It was only 5:30 in the morning, but I was already in the car and on my way down to the lake. The kitties had been fed and I had a cup of coffee sitting in the cup holder as I drove towards what eventually would be a sunrise.

There wasn’t any traffic on the road at that time of a Sunday morning and so I got there well before the sun even began to define the horizon.

I was so early, in fact, that the boat ramp hadn’t even opened up yet, so I drove further down the lake side than I had intended.

As I walked over to the eventual vantage point that I had decided on, I saw someone with a flashlight ahead of me on one of the little docks that creep out into the water.

As early as I was, someone had beaten me there and so as he saw in the sunrise fishing from the end of his little dock, so did he become part of my pictures.

By now you have probably already determined that when I say I am going to a sunrise shoot, it is actually the civil twilight that I am interested. So, I was actually on my way home by the time the sun had broken the horizon.

No, I am more interested in the defining moment when the horizon makes itself known and bears witness to the soft range of orange, red, and blue that the night sky bids adieu with.

I have attached the images at the end of this blog … hope you like the progression from dark to not-so-dark. Nature delivers beauty like nothing else in our world.

As I drove home, my mind mused with the thought of passion and how passionate I am about photography. The object of my photographs bears little relevance to my level of passion in the subject, although some clearly result in better images than others.

No, I don’t care what I photograph. I just love the capturing of a moment. Any moment. And then the second bite of the cherry later when you get to examine whatever you were pointing at. And in the form of a blog like this, I then get a third bite of the cherry by sharing with like-minded souls who appreciate the beauty of our little world.

Yes, photography is a mighty big cherry.

But it is the passion for it that gets me out of bed at a time when I would rather just role over and get a snooze. And passion is an amazing force.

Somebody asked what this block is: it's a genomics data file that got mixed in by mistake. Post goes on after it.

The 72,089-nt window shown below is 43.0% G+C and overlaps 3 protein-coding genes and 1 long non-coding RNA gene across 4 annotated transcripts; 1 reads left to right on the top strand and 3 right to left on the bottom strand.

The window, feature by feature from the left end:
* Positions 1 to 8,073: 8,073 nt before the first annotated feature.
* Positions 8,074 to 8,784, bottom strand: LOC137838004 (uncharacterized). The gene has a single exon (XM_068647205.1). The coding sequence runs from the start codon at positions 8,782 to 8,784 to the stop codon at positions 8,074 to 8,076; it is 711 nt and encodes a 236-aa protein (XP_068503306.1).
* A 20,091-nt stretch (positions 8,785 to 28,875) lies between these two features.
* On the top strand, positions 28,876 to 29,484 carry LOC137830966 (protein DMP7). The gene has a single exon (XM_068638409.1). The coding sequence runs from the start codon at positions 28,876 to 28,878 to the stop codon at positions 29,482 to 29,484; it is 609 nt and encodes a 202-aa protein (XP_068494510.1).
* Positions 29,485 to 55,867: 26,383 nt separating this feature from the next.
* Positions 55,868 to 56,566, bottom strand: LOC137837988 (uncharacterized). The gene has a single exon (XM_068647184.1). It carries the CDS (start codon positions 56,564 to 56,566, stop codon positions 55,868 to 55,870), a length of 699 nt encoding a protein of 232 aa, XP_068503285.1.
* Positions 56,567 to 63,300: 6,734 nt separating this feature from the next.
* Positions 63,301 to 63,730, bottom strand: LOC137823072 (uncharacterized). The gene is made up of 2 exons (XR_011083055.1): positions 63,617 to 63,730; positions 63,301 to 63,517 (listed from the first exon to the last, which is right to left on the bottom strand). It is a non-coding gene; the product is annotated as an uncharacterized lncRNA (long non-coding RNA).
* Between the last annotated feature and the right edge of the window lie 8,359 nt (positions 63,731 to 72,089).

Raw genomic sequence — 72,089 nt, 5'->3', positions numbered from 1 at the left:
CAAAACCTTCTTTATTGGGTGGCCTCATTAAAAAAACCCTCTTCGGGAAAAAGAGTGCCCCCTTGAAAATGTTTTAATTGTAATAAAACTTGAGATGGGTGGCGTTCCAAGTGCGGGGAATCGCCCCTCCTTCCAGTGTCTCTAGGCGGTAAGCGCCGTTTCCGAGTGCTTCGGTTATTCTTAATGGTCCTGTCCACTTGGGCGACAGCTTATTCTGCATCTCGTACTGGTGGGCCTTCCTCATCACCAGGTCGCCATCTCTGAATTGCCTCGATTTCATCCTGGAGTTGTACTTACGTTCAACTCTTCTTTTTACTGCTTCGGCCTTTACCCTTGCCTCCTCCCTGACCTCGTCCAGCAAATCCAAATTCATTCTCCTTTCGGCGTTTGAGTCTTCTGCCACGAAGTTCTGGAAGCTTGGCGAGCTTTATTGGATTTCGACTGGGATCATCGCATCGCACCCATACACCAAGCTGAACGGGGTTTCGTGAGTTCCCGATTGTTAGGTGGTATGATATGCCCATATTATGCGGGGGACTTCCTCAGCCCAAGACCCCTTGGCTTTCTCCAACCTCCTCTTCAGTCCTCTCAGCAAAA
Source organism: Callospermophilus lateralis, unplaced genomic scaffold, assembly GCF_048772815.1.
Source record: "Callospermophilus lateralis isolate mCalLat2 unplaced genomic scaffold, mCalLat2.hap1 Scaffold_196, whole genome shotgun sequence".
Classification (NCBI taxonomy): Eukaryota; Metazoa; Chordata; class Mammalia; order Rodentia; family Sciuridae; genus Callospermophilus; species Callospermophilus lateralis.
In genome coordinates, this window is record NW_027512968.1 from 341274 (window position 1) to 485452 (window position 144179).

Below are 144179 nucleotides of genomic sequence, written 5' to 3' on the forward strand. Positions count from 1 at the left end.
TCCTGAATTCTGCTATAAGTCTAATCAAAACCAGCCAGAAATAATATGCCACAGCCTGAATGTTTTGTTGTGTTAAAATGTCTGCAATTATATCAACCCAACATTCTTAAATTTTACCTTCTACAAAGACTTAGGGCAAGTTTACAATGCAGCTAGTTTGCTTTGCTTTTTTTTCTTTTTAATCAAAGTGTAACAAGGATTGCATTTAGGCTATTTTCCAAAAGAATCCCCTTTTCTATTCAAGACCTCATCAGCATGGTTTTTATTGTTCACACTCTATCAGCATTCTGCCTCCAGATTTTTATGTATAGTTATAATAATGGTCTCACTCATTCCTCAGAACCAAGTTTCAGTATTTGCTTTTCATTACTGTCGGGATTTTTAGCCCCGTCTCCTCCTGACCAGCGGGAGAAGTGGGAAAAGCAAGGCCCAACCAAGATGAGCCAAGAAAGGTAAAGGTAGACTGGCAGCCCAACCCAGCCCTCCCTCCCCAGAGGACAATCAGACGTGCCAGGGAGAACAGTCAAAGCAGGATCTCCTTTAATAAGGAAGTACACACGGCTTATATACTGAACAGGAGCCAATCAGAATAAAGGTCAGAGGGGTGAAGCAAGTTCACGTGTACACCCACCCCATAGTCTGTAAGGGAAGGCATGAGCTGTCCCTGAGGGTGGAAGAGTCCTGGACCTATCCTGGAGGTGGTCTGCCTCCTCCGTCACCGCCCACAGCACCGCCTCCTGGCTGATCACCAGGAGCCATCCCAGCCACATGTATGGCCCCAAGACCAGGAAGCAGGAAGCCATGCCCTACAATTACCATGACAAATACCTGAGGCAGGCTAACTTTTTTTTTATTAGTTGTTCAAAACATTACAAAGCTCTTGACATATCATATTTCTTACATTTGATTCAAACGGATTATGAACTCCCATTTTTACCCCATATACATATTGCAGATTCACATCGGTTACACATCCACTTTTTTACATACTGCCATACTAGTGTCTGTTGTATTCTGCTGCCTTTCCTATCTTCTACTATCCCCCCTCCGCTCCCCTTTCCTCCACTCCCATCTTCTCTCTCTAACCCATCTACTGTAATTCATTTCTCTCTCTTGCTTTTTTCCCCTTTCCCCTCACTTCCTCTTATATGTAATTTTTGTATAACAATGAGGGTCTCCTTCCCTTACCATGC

Clearly the guy there before me also had a passion; in this case fishing. He sat there happily, not catching anything but just enjoying the moment.

Most of us have passions. And so we should. It doesn’t really matter what the passion is (as long as you are not a serial pedophile) because passion provides a major driving force in the lives of many to counteract laziness and experience life.

No one passion is better than the other. And the diversity of passions is part of the fabric that generates such a diverse world of experiences.

My Dad was passionate about his garden. He loved being outside. My Mom was passionate about her kids and she played an active part in the lives of the three of us.

Neither passion was more important than the other. They simply helped color the life story for both of them.

And yet one of the very interesting aspects of passion is indelibly linked to the origins of the word itself. The word is derived from the Latin “to suffer”.

On a surface level we imagine passion to be altogether a positive feeling as we imagine passionate embrace or the endless passion for the arts.

But along with the driving force that gets us to do something, passion often means that we must suffer a little along the way. For me this morning it might have been getting up a bit earlier and fighting off the mosquitoes.

For the guy at the end of the dock, perhaps it was the earful he was going to get from his wife for loving fishing more than he loves her. Who knows?

My Dad was killed by an accident that happened while engaged in his passion of gardening. My mom lived a life of stress with each failure or trouble that her children encountered.

And yet, none of us altered our passion because of the suffering.

The feeling of suffering is a price we willingly pay for doing what we enjoy most doing. Perhaps it is linked to the “no pain, no gain” phrase. That the most interesting things in life require a little pain to achieve them.

Isn’t this why love is such a powerful force for us humans. We risk (and often realize) such loss but still we seek it out. The most passionate relationships are often those with the most turbulence within them.

And ultimately those that break so destructively, are referred to as a Crime of Passion.

So, passion is very much a two edged sword. On one side being a major positive influence that helps us identify and achieve something that is so important to us. And on the other side being the instrument of risk that what we love so much might destroy us.

When I encounter alligators on a trail, I habitually try to get closer and have experienced a few instances where perhaps I have gotten too close. I have been growled at and snapped at. And perhaps one day I will be eaten by one.

But will it modify my behavior to a safer option next time? No. Because it is passion and not logic that drives me to get the shot.

A life without passion is a sad life. Some people go this route and live a very low-key existence that begins with birth, ends with death, and consists of very little in between.

Yes, they don’t feel the stress of risk, or the pain of loss. But I would argue that they then don’t feel life.

Each of us travels our own journey. Taking the moving-sidewalk through your journey gets you to the same destination, it’s true. But as I have argued many times before; life is about the journey and not the destination.

So, find your passion and pursue it. A real life requires it.